In the first half of 2018, the wind energy transferred by transmission system operator TenneT from the North Sea to the shore rose to 8.17 terawatt hours (TWh)*. This corresponds to an increase of 5.15 percent compared to the first half of 2017 (7.77 TWh). "We see significant potential for optimising the use of existing transmission capacities," said TenneT’s managing director Lex Hartman. "Approximately 660 megawatts of grid connection capacity will run idle in the foreseeable future in the North Sea. The legislator could allocate these free resources to offshore wind farms via an additional tender to offshore wind farms. With an eye on the new goal of the Federal Government, according to which the share of renewable energies should reach 65 percent by the year 2030, we should use such potential to its fullest extent," says Hartman.
In addition, TenneT is calling for western German North Sea wind farms to be linked to the Dutch electricity grid in the future. One such cost-effective solution could be a connection to Eemshaven. Because this grid connection point is located directly on the coast, it would be possible to save 100 kilometres of underground cables in Germany and thus around 200 million euros, while at the same time bypassing bottlenecks in the German electricity grid on land.
The necessary legal certainty could be achieved through a German-Dutch Treaty, which would stipulate that German wind farms will continue to be subject to German and offshore liability regulations.
In the Netherlands, TenneT is already investigating to connect to the UK by linking the future "Ijmuiden Ver" and "East Anglia" wind farms with a short cable, creating an interconnector between the two countries.
In the German North Sea, TenneT currently has ten offshore grid connection systems with a total capacity of 5,332 megawatts (MW) for transmitting wind energy from sea to land. As such, TenneT has now achieved more than 82% of the federal government’s expansion target of achieving 6,500 megawatts of offshore wind capacities by 2020. By the end of 2023, TenneT will successively complete three additional grid connection systems, which will provide 8,032 MW of transmission capacity in the North Sea.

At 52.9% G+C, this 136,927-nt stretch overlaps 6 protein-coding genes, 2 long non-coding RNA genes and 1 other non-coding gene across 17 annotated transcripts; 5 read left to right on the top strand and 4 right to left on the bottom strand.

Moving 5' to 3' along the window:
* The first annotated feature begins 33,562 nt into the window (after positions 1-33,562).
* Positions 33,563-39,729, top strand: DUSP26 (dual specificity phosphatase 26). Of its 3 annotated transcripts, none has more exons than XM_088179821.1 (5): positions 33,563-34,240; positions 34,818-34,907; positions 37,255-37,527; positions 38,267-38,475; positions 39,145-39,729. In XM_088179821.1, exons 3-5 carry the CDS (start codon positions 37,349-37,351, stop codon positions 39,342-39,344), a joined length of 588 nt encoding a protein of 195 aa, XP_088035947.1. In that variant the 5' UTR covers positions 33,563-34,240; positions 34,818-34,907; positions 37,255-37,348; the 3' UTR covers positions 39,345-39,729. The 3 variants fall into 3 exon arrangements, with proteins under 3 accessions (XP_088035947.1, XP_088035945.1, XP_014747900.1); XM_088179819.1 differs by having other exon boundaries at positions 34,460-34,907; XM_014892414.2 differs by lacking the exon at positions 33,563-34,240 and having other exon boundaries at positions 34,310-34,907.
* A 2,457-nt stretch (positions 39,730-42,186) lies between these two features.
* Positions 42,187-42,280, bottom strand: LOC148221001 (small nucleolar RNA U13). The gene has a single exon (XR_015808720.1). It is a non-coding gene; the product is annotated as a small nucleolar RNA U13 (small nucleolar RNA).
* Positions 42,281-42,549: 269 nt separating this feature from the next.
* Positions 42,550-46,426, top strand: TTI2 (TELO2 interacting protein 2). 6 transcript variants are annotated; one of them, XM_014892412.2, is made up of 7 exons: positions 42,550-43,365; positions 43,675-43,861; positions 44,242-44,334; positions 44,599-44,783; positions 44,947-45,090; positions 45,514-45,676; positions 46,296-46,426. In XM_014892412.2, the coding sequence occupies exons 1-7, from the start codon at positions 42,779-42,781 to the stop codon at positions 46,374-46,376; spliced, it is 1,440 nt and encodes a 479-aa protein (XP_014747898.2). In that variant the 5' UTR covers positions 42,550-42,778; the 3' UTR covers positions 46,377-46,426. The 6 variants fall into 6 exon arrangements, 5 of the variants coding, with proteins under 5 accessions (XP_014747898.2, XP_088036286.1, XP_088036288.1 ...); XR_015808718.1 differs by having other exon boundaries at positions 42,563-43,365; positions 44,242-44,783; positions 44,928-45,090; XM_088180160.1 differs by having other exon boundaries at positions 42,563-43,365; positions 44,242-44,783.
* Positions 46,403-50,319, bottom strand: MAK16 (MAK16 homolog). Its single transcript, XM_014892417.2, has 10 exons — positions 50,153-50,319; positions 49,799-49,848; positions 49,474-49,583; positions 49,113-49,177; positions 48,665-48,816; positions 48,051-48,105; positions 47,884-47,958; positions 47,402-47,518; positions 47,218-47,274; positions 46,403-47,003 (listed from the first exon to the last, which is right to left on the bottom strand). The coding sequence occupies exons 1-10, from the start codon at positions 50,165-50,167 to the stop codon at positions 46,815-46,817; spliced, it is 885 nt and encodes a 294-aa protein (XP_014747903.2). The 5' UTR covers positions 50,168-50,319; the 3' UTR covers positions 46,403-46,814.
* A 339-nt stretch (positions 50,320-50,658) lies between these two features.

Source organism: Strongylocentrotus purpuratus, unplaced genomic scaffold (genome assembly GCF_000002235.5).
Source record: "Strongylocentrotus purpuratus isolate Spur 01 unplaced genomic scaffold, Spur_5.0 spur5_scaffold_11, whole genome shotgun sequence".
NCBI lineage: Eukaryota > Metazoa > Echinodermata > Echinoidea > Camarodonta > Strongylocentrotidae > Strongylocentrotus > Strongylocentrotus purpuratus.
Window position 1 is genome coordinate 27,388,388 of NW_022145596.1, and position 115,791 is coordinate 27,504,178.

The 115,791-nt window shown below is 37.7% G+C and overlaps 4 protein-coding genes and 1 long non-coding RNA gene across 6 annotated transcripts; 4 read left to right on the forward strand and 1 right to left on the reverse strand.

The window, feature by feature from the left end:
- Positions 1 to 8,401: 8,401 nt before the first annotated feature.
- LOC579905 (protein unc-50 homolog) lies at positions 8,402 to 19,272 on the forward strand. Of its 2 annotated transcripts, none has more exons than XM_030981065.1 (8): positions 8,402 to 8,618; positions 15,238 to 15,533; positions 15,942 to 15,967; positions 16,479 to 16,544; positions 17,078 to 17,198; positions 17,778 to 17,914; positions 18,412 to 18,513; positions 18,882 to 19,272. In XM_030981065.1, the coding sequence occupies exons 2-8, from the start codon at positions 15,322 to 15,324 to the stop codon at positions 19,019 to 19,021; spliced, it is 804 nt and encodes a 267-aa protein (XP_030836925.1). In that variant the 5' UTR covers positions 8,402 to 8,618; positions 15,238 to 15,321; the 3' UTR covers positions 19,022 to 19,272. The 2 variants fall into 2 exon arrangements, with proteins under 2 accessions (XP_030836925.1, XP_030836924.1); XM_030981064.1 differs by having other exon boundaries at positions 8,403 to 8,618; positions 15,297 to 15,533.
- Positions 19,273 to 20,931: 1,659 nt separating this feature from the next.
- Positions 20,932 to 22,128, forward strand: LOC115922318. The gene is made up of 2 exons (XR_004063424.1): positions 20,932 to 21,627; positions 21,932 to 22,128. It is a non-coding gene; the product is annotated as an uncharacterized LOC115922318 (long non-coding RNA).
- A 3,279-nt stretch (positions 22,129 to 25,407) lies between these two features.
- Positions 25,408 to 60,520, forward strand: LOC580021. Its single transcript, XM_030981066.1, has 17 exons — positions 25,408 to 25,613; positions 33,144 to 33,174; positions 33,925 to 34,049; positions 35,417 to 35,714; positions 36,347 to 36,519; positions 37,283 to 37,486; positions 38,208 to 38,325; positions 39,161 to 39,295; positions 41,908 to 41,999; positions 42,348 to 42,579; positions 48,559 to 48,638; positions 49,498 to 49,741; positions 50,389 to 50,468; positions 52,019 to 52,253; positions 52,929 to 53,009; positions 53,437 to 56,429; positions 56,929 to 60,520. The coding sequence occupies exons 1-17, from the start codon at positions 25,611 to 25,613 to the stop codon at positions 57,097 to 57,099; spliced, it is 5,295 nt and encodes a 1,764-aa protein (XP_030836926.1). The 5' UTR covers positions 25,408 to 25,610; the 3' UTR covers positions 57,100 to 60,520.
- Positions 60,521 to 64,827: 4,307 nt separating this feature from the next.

By 2027, three more connections will be prepared by TenneT or will be pending further commissioning according to the preliminary design of the land development plan of the German Federal Maritime and Hydrographic Agency (BSH). This will increase the transmission capacity in the German North Sea to almost 11,000 MW.
The current maximum infeed performance of offshore wind farms in the North Sea reached 4,431 MW on 31 March 2018. Compared to the end of 2017, the capacity expansion of the offshore wind farms in the North Sea remained unchanged at 4,716 MW on the reporting date of 30 June 2018.
The North Sea wind harvest amounted to 8.17 terawatt hours in the first half of 2018 and, with 15.1 percent, again confirmed its strong share of total wind energy generation in Germany, which reached about 54 terawatt hours in the first half of the year.
The wind turbines in the Baltic Sea (not within the TenneT grid area) generated 0.87 terawatt hours*) in the first half of 2018, which means Germany’s total offshore yield amounted to 9.04 terawatt hours*). With an addition 44.95 terawatt hours*) of generated onshore wind energy, the total yield is thus 53.99 terawatt hours*).
*) Financially subsidised electricity in accordance with the German Renewable Energy Act (EEG), without other direct marketing; for 2018, as the provisional actual value. The volumes of energy produced onshore and in the Baltic Sea are incorporated as preliminary estimated values for June 2018.
TenneT is a leading European electricity transmission system operator (TSO) with its main activities in the Netherlands and Germany. With almost 23,000 kilometres of high-voltage connections we ensure a secure supply of electricity to 41 million end-users. We employ approximately 4,000 people, have a turnover of EUR 3.9 billion and an asset value totalling EUR 20.4 billion. TenneT is one of Europe’s major investors in national and cross-border grid connections on land and at sea, bringing together the Northwest European energy markets and enabling the energy transition. We make every effort to meet the needs of society by being responsible, engaged and connected.
Taking power further
We are primarily tasked with providing power transmission services, system services and facilitating the energy market. Our core tasks follow from our appointment as grid operator under the Dutch 'Elektriciteitswet' (E-wet) and the German 'Energiewirtschaftsgesetz' (EnWG).